Night and Day. The Federal Reserve recently announced its program to provide liquidity to European Banks that are struggling with growing debt issues with Greece and other countries in the Eurozone. The move comes at a time when even a rumor can cause great damage. Attracting liquidity into markets that are down is the main drive in this process. We believe that it is a necessary step in providing investors with some assurance of stability.
That Old Black Magic. We believe we are now in the third year of economic recovery which began in 2009. Historically, economic recovery can last four to five years in duration. No offense to the Mayan calendar, we see 2012 as an exceptional economy. The world needs to recover as well. Any price break in oil and gasoline could fan the recovery in a big way. Although finding oil remains paramount in sustaining long-term economic success, oil prices may take a breather in the coming twelve to eighteen months as recent Baker Hughes Rig Count Index suggests a coming short-term glut in crude oil. Demand for crude remains steady though forecasts have recently been lowered.
Stardust. For the first time in several years, we believe that the great commodity boom is showing signs that prices are in the peak stage. We believe that once the financial institutions experienced higher interest rates alongside higher Treasury yields then commodity prices would peak. Record Treasury prices and low yields suggest that the commodity price stability has not been completed. The recent volatility in gold prices indicates that holders of gold have been selling into strength including some European banks. The run-up in price from $1500 to $1800 was fueled by Far Eastern Sovereign wealth funds. Unfortunately, gold remains a rare metal. Therefore, we do not attempt to predict specific prices. However, we have not seen a trading frenzy, yet.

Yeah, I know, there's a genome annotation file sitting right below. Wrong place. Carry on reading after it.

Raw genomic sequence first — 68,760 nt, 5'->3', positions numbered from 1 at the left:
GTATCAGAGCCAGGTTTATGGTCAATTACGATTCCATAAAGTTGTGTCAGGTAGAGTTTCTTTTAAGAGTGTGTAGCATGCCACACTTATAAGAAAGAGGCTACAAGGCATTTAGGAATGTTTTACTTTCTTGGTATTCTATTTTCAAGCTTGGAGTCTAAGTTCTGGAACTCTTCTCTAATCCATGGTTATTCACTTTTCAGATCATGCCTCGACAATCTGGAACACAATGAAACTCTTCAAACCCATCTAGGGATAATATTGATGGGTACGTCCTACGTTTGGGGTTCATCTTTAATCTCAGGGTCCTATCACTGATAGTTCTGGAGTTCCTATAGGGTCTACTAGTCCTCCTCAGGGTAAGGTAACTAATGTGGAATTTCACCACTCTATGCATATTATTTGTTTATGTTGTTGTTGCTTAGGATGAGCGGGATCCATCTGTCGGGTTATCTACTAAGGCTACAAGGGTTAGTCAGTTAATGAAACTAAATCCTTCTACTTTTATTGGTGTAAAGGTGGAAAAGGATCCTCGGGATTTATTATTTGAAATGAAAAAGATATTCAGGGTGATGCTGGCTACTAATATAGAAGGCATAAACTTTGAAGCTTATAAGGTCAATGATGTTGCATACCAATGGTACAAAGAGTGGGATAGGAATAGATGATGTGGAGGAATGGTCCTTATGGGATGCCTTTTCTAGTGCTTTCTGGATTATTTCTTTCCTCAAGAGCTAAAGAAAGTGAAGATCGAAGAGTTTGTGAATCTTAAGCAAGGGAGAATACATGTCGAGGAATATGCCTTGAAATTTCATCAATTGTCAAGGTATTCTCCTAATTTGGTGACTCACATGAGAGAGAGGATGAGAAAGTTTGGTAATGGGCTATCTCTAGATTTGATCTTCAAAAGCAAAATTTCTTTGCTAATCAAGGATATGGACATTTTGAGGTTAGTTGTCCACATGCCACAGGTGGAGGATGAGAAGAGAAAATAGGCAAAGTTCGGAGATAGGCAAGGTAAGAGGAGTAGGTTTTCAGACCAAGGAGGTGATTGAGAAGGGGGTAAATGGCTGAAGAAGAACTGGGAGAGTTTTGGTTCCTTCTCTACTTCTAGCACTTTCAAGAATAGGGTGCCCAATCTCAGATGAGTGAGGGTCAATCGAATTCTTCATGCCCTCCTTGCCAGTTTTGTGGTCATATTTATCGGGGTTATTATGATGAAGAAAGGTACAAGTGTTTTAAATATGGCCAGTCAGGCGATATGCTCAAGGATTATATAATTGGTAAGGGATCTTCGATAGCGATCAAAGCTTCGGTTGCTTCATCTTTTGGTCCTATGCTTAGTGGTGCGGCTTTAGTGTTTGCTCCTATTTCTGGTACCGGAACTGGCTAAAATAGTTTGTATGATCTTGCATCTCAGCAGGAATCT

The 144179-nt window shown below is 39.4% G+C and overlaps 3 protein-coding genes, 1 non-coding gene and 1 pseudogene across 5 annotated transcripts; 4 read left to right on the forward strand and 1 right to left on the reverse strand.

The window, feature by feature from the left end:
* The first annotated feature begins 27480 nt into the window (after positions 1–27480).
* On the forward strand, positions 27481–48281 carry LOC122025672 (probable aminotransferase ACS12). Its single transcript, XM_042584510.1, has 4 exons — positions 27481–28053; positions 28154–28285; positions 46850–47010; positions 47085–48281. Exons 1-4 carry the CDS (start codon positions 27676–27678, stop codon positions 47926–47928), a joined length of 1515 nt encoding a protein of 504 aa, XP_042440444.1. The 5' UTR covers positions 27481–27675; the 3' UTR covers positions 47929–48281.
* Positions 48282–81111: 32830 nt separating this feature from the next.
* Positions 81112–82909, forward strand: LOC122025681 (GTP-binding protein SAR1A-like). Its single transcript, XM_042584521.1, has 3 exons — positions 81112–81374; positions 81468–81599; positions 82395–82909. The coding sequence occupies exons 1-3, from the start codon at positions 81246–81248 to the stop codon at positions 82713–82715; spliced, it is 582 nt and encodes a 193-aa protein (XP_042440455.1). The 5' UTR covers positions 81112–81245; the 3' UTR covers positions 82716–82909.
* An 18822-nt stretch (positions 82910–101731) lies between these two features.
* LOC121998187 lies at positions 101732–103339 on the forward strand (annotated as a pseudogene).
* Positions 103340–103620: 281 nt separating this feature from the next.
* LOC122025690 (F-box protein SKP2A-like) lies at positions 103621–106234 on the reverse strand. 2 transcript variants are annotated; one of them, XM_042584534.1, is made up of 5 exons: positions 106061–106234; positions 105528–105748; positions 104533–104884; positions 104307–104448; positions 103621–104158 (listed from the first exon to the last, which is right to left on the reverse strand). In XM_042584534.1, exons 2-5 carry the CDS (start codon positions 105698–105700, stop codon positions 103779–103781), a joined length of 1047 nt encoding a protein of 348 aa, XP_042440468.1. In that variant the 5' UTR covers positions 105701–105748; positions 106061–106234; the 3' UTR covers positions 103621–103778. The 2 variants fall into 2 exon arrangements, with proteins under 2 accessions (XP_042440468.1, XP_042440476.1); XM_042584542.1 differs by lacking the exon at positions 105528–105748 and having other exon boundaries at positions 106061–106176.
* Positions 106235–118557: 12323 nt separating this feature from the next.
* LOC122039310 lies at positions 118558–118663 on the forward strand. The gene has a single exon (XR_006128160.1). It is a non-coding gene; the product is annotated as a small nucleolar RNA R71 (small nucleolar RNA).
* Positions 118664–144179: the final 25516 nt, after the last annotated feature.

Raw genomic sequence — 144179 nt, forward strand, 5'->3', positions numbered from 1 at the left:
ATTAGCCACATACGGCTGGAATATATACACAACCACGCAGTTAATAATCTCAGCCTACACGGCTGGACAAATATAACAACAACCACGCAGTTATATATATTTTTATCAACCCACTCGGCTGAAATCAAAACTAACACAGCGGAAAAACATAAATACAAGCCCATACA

Mack The Knife. We do believe the markets are in a transitional phase. Crossing over from declining interest rates to rising interest rates will be tricky. During inflationary periods, market price earnings ratios will actually decrease, not expand. Dividend yields rise as stock prices stagnate. Economies of scale are lost for big corporations as rising prices affect overhead. Smaller companies do better during inflationary times as corporate cash flow improves corporate balance sheets and debt servicing. The overall markets get locked into price ranges with succinct price ceilings. The markets become dominated by institutions.
Come Fly With Me. Our equity strategy continues to favor good industrial companies that pay dividends and have adequate cash levels to weather financial storms. Though the stock market has fallen since the S&P downgrade of U.S. Treasury bonds, we believe the current shape of the U.S. Treasury yield curve continues to predict favorable economic activity for the next twelve to eighteen months. We favor chemicals, defense contractors, energy, medical device manufacturers, steel, retail, telecommunications, and pharmaceuticals. We continue to avoid the financial sector until interest rates rise significantly.
On the Sunny Side of the Street. We consider it an honor and privilege to serve you as investment advisor. We still view investing as a long-term process. Day trading, high frequency trading is not investing. We are optimistic about the future and hope to hear from you soon.
Russell L. Robinson
Robinson Investment Group
5301 Virginia Way, Suite 150
Brentwood, Tennessee 37027